Seven Steps to Success
- Empowerment, it’s up to you
- Complete tasks everyday
2. Set demanding goals
- Dare to be great
- Be careful what you ask for
- Be in the present
4. Establish good habits
- Accept Accountability, NO Excuses
- Pressure, it is self induced be prepared
- Stress, believe in yourself
- Just do it longer (work smarter)
- Successful people do it more (fail, that is)
- Poor,Hungary, Driven (PHD)
- Life is a series of problems
- Accept responsibility for you actions
- Luck is created, preparation meets opportunity
7. Dealing with success
- It doesn’t stop when you get there
- It is a journey without an end
As a call center manager, you are faced with many challenges, which could cost your business thousands, even millions, of dollars. Most call center managers are promoted from the agent talent pool. Little, if any, manager training is provided to these newly appointed call center managers. Was this the case for you? Do you know someone who experienced this type of promotion? Would you like to improve your coaching effectiveness? Do you need to reduce your attrition, improve your employee engagement, increase your customer satisfaction, or drive revenue results more effectively? If any of these apply to you, then you need to attend “Successful Coach” – a call center manager certification program.
What would be the impact to your company’s bottom line if you reduce attrition by 30%, improved employee engagement by 25%, increased your customer satisfaction scores by 20%, and increased revenue by 15% in just the first three months following your completion of the certification program for “Successful Coach?” Would these results add $50,000 to your company’s coffers? How about $75,000 or $100,000 in improved results? How would those returns impact your paycheck? Does this sound too good to be true? How about a guarantee you will improve results! That’s right, if you don’t improve your results within three months of receiving your “Successful Coach” certification, then we will refund your tuition.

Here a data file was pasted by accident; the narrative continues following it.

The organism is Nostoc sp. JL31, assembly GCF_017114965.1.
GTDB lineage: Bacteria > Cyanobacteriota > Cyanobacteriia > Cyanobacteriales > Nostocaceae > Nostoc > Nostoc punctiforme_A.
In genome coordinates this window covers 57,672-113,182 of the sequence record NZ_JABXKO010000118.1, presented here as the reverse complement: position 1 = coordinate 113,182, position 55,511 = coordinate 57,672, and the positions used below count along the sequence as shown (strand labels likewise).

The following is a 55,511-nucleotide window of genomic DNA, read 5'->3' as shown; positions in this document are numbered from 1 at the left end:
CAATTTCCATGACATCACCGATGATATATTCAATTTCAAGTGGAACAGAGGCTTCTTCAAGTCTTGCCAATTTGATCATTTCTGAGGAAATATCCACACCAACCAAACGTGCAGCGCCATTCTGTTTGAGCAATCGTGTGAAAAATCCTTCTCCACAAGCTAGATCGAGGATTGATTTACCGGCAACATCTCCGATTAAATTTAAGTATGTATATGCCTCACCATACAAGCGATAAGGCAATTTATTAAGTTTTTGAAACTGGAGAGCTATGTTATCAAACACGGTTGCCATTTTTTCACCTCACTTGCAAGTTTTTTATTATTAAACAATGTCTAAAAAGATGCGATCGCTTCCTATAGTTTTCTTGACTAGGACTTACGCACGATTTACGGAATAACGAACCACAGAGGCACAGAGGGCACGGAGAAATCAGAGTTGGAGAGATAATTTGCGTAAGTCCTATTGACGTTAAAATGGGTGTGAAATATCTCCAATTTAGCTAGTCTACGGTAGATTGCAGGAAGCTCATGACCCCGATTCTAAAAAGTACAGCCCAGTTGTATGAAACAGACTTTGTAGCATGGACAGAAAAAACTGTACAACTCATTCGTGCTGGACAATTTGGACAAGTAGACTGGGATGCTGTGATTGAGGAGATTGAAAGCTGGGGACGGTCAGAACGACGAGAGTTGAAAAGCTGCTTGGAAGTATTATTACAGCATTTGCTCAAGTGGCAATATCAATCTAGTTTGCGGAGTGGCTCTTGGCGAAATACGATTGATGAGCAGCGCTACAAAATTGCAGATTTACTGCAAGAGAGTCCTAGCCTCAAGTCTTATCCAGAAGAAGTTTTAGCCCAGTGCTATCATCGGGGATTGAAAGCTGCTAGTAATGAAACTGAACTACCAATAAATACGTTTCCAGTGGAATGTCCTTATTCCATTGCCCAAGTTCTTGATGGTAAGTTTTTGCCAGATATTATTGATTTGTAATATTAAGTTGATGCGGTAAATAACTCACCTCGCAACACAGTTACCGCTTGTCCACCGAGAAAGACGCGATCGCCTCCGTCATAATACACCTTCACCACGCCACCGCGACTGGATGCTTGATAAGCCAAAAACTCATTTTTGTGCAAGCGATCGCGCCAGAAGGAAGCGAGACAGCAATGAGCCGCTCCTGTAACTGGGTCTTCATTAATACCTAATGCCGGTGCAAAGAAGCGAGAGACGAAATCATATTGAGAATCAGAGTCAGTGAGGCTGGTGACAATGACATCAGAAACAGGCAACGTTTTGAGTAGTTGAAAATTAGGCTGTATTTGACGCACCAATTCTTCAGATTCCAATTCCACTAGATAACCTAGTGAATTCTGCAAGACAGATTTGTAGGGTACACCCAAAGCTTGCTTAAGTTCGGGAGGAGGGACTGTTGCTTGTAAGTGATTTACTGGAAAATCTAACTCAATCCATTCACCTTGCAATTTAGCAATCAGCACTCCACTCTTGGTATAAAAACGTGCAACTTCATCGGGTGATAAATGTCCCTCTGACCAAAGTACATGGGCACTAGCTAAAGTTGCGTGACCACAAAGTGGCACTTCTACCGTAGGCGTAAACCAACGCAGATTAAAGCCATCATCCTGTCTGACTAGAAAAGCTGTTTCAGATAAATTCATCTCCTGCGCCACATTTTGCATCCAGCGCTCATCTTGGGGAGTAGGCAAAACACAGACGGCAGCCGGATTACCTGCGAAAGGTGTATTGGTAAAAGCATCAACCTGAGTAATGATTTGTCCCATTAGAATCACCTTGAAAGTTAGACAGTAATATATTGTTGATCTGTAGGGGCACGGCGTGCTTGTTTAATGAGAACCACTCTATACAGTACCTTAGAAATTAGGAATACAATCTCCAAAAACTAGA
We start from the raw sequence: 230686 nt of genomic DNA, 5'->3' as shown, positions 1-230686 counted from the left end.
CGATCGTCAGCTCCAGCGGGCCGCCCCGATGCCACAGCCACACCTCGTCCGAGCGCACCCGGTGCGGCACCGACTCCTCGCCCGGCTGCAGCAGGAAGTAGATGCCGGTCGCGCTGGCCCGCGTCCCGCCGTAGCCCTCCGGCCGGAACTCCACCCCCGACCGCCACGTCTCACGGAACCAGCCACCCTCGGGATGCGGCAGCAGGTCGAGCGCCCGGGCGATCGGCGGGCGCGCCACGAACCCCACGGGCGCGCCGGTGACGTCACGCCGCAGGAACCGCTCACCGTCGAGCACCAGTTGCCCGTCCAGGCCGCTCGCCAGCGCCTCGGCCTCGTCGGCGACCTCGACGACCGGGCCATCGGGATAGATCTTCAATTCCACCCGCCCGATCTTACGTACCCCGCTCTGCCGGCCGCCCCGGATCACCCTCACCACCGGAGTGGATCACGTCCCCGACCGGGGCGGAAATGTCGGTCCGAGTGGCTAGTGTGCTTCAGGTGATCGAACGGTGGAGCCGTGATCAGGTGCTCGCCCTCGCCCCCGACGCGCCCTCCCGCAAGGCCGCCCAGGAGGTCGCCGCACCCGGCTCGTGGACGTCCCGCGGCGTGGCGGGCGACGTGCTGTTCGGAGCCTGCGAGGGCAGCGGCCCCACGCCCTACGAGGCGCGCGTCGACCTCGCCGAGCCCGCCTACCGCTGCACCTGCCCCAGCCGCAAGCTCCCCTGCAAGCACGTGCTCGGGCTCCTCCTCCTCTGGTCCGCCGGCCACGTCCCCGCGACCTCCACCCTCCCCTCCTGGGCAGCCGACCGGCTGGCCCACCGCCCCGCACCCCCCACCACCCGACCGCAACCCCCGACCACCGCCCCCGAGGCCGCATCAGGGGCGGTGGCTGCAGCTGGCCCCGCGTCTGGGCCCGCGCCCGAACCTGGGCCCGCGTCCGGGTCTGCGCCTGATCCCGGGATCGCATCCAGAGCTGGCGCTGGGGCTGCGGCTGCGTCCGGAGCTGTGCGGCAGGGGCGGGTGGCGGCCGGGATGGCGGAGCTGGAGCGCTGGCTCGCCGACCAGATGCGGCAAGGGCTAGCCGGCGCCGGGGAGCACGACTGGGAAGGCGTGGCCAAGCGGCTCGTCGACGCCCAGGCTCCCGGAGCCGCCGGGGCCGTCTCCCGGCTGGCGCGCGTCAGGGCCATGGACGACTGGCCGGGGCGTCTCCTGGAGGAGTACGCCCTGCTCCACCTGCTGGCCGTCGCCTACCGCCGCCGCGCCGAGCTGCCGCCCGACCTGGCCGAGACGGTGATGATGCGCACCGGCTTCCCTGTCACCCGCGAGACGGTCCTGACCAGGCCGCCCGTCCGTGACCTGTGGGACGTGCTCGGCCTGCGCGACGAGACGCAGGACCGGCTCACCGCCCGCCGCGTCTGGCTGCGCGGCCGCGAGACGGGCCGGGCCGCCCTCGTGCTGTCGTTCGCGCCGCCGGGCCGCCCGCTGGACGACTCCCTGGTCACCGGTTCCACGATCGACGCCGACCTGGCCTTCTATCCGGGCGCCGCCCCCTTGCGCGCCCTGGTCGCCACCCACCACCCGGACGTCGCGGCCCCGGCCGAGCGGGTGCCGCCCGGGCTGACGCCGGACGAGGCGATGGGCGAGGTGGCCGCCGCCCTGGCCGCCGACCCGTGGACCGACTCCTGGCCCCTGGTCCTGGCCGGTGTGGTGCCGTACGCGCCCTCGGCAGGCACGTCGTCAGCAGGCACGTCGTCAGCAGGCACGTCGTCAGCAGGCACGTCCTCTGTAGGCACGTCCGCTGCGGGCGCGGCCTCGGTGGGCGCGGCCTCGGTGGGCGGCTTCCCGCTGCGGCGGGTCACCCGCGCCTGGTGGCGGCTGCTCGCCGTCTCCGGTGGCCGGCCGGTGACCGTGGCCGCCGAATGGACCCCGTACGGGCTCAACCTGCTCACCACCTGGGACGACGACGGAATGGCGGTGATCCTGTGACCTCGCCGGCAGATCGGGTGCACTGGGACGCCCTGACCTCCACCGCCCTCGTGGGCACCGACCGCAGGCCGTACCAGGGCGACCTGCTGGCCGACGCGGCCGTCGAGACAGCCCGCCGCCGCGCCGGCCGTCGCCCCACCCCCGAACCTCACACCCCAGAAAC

“Successful Coach” call center manager certification isn’t for everyone. This very intensive five-day curriculum requires participants to examine their coaching or manager motives, challenge their current processes, actively participate in the curriculum including completing pre-work assignments, homework assignments, coaching sessions, and complete a business case presentation. Still interested?
This call center manager certification program will be offered in Fort Lauderdale, FLfrom January 16 to 20, 2012, and Orlando, FLfrom January 30 to February 3, 2012. Classes will start promptly at 8 am and adjourn by 5 pm (Monday through Friday.) The class is limited to 15 participants. Participants will be registered as soon as payment is received. The tuition investment is $3,750 OR SAVE 20% (Tuition investment $2,999) with the Early Bird registration by December 31, 2011. In addition, you may be able to deduct the tuition expense in 2011. Please check with your tax advisor for the appropriate deduction process. To register for the class, e-mail:
with your preferred dates and location and you will receive a Paypal invoice for the course tuition.
Here’s a summary of the curriculum:
“Successful Coach” – ACallCenterManager Certification Program
Attendees should possess a basic understanding of what a call center is, how calls flow into a center, and basic call center terminology. Course materials are in English, and attendees must possess a high level of English fluency.
· Complete ADVanced Insights Profile (link will be sent following registration)
· CompleteCallCenterManager Survey (link will be sent following registration)
Chapter 1 – Introduction and Pre-work Review
- Introductions and overview of Successful Coach
- Review Advanced Insights Profile (AIP)
- ReviewCallCenterManager Survey (CCMS)
- Perform a current assessment of your call center
- Define a call center vision statement
- Establishing brand attributes